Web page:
“Now, Mr. Weston,” said Helen, “please open my box;” and when the cover was removed a chorus of “Ohs” and “Ahs” greeted the sight disclosed. Helen had sent to Boston for an immense box of bonbons, and to those simple country people, who knew naught but home-made confections, the rose and violet tinted dainties looked like a fairy gift. But if they were unacquainted with such candies, it took a fabulously short time to learn to like them, and soon the bottom of the box appeared.

Happy Helen, to have given so much pleasure! And now the table which had been so bountifully spread was beginning 187 to look bare, for everybody had had a most excellent appetite, and had done full justice to the meal. The chairs were pushed back and old Sandy asked to have a bit of music. “The little lassies who sang the other night, canna they sing?” said he, looking kindly at Prue and Katie, who were playing “bean porridge hot” together.

“Ain’t any pi-ano here,” said Katie.

“Never mind that,” said Helen; “I think if you and Prue sing the little songs which you sang the other evening so sweetly, Sandy will, in return, make some music for you.”

“That I will,” responded the old man, heartily; “but there’s naught so blithe as the sound of a bairnie’s voice.”

So wee Katie was mounted upon a chair, in lieu of a platform, and she sang the little solo, “Once there was a little mouse,” giving all the verses, and even remembering to make a little bow as Helen had taught her. Indeed, she bowed so vigorously that she barely escaped losing her balance. Then she hopped down, and little Prue 188 sprang up in her place, singing, “Sometimes I am a daisy bloom,” just as she had sung it at Mrs. Gray’s on the evening of the tableaux. When she had finished the last lines,

    “And  next  to  those  I  love  the  best
    I  love  each  one  of  you,”

she kissed her little finger tips to her admiring audience, as Helen had taught her to do.

Every one applauded, and old Sandy called the children to him, saying, “I’ll make the music for ye now, I wad na hae the heart to refuse,” and rising hastily he left the room. Every one was surprised at this abrupt movement and wondered if the childish voice had moved him too deeply, awakening the memories of his Scottish home and friends.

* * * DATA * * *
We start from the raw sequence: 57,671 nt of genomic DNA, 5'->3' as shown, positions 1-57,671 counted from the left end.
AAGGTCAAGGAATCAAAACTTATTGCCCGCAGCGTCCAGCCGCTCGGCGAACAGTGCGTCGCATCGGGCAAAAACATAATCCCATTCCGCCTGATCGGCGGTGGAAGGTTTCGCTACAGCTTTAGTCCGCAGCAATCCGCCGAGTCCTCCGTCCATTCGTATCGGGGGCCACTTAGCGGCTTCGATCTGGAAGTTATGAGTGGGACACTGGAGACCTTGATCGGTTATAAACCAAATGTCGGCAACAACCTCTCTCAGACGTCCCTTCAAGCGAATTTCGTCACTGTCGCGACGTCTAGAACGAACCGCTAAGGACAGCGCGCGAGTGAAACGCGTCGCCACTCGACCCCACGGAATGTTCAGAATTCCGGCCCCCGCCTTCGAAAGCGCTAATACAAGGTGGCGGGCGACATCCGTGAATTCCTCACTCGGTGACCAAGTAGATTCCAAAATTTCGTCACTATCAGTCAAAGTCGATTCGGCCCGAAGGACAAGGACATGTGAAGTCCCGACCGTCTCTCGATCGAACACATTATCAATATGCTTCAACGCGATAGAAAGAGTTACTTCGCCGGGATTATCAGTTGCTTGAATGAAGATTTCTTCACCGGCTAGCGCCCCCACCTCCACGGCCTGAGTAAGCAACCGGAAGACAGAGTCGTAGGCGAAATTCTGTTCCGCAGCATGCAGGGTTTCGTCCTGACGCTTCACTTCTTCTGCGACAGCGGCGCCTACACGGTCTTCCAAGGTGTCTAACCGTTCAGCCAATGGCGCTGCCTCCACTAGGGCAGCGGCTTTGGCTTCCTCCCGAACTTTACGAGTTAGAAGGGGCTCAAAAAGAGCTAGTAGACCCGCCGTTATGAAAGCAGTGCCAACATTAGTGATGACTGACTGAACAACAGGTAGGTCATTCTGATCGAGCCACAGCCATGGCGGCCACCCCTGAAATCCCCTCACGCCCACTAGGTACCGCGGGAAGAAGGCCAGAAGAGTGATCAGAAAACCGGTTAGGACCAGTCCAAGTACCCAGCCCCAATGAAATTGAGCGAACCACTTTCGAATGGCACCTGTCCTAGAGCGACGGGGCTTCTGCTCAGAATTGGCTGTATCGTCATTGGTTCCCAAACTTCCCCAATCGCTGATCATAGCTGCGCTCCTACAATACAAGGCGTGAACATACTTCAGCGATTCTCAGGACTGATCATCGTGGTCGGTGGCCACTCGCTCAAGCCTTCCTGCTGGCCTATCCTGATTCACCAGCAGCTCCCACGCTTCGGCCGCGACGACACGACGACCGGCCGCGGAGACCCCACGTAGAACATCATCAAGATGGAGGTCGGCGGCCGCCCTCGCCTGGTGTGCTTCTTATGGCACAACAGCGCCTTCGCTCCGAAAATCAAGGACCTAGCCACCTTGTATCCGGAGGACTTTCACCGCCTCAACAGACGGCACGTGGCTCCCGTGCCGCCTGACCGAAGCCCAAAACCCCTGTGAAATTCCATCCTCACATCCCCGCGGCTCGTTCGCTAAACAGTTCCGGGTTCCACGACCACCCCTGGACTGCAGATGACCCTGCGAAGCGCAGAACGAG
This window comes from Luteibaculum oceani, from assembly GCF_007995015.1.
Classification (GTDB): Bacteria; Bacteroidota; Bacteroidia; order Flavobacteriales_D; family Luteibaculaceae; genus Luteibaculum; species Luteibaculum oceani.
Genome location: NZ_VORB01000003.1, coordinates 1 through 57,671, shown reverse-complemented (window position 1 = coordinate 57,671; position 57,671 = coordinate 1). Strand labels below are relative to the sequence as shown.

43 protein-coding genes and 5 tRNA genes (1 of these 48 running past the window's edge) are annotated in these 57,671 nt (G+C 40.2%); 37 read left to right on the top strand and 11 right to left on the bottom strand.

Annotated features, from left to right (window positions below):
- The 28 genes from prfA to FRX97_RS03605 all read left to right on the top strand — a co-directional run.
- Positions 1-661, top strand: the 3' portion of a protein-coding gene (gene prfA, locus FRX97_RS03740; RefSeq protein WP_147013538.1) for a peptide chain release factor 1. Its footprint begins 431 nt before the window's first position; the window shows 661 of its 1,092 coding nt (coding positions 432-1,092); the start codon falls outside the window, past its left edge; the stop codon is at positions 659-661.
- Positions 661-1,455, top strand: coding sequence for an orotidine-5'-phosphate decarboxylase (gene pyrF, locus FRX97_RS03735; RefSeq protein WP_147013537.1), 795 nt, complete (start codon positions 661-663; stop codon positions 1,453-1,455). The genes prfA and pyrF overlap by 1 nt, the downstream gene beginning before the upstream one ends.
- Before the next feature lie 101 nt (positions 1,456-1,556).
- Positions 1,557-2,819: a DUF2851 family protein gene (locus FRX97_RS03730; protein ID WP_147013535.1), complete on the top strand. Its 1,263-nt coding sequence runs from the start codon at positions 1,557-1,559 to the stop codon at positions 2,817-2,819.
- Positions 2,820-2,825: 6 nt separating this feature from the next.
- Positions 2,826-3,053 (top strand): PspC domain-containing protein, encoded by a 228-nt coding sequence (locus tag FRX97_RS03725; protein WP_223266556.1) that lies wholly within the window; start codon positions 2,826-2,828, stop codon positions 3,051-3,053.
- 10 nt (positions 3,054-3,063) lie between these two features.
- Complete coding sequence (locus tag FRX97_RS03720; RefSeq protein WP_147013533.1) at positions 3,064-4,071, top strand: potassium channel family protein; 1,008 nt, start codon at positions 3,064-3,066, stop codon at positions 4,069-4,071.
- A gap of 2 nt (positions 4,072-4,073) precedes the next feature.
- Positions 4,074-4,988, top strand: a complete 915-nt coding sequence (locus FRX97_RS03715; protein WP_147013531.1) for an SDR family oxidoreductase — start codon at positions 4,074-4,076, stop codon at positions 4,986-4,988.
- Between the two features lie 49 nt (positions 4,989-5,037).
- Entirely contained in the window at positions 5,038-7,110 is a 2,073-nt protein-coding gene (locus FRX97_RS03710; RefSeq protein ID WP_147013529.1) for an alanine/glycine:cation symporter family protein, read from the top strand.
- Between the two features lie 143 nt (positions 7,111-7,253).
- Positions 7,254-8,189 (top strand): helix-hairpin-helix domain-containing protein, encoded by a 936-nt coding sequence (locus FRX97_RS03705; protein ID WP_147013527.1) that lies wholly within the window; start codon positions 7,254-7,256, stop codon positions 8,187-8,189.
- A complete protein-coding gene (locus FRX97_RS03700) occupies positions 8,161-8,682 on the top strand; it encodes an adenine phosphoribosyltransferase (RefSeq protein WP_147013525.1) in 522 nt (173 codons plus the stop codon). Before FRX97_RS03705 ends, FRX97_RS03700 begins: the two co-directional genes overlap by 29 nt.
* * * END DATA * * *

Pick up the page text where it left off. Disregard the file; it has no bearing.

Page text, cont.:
Silent he had ever been in regard to home and kindred, answering questions in a manner which invited no further queries; but since Helen’s stay in the village he had 189 warmed wonderfully toward his neighbors, and seemed quite unlike the silent old man whom they had known.

But while they were wondering about his absence, Sandy reappeared. What a change! Arrayed in all the bravery of a Scottish chieftain, old Sandy stood before them, a picture indeed.

Over a kilt of tartan he wore the red coat and plaid, and on his head, crowning his white locks, sat a genuine Scotch “bonnet,” with an eagle feather black as night. In his hands he carried the bagpipes, and while the children stared, open-mouthed, Sandy commenced to play. “Scots Wha Hae” rang out with a wonderful skirl, followed by “Bonnie Prince Charlie,” “Jock o’ Hazeldean,” and a half dozen more, until old Nathan Lawton declared that there was no keeping still with such music, and when at his request the pipes commenced to play a rollicking reel, old Nathan remarked that he used to cut “pigeon wings” and he guessed he could now, took his position in 190 the centre of the floor, and proceeded to cut them in a wonderful manner.

If the children were delighted, so were their elders, for was this not a treat of which they had not dreamed? and, best of all, two old people who had been so cold and forbidding now were warmed and charmed into a friendly feeling with all their neighbors.

When Sandy and Nathan Lawton stopped to rest and regain their breath, the young people crowded around them to thank them and to examine the fine Scotch costume which Sandy wore.

“That’s a pretty dress and jacket,” said little Prue, admiringly, “and you’ve got such a long sash, too.”

The child’s admiration for his costume pleased the old man, and it was of small consequence to him that she called his kilt a dress. Lifting Prue upon his knee, he stroked her short fair curls, telling her how like the little lass she was who used to be his playmate in bonnie Scotland.

“‘Why don’t you send the Little Girl a Letter?’”
“‘Why don’t you send the Little Girl a Letter?’”

“Is she big as me?” asked the little girl, all unmindful that Sandy’s child mate had had many years in which to grow.

A moment the old man hesitated, then, very gently, he told the child upon his knee of that other child away in bonnie Scotland; told her that when his little mate was a child, he had been a child too; that he had known her all his young life; that she had grown old as he had, and now—but here he paused, and practical little Prue, looking up at him, asked, “Is it far to Scotland?” Sandy told her that it was very far indeed.

“Too far to send letters?” was the next question.

“No,” he assured her; “it was not as far as that.”

“Then why don’t you send the little girl a letter?” questioned Prue.

Those who had heard the question were fearful that the old Scotchman would be displeased.

For a moment a look of amazement rested 192 on Sandy’s face as he stared at the innocent questioner; then, as with an effort, he said, “I will, little lass, I will.”

“I would,” said little Prue, “and tell her there’s another little girl, what you know, sends her love to her, will you, Sandy?”